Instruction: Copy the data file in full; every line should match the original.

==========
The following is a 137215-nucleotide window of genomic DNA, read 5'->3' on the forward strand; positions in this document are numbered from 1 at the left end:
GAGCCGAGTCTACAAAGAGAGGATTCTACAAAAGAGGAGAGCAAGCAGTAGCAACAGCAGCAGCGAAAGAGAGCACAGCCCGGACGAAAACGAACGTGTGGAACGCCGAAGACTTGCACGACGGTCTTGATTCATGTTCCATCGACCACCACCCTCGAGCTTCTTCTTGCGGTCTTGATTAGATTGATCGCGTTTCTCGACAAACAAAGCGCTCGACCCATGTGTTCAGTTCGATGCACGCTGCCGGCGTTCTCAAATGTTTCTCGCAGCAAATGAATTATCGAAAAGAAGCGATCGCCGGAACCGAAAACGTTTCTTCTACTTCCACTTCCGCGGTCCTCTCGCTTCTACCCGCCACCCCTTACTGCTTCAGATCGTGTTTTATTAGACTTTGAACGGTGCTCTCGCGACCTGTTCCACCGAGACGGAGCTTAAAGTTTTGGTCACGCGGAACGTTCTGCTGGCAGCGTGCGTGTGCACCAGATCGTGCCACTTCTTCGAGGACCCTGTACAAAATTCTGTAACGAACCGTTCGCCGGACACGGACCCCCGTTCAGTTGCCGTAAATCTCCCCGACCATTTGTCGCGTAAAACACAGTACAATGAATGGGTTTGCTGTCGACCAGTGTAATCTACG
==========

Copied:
The following is a 137215-nucleotide window of genomic DNA, read 5'->3' on the forward strand; positions in this document are numbered from 1 at the left end:
GAGCCGAGTCTACAAAGAGAGGATTCTACAAAAGAGGAGAGCAAGCAGTAGCAACAGCAGCAGCGAAAGAGAGCACAGCCCGGACGAAAACGAACGTGTGGAACGCCGAAGACTTGCACGACGGTCTTGATTCATGTTCCATCGACCACCACCCTCGAGCTTCTTCTTGCGGTCTTGATTAGATTGATCGCGTTTCTCGACAAACAAAGCGCTCGACCCATGTGTTCAGTTCGATGCACGCTGCCGGCGTTCTCAAATGTTTCTCGCAGCAAATGAATTATCGAAAAGAAGCGATCGCCGGAACCGAAAACGTTTCTTCTACTTCCACTTCCGCGGTCCTCTCGCTTCTACCCGCCACCCCTTACTGCTTCAGATCGTGTTTTATTAGACTTTGAACGGTGCTCTCGCGACCTGTTCCACCGAGACGGAGCTTAAAGTTTTGGTCACGCGGAACGTTCTGCTGGCAGCGTGCGTGTGCACCAGATCGTGCCACTTCTTCGAGGACCCTGTACAAAATTCTGTAACGAACCGTTCGCCGGACACGGACCCCCGTTCAGTTGCCGTAAATCTCCCCGACCATTTGTCGCGTAAAACACAGTACAATGAATGGGTTTGCTGTCGACCAGTGTAATCTACG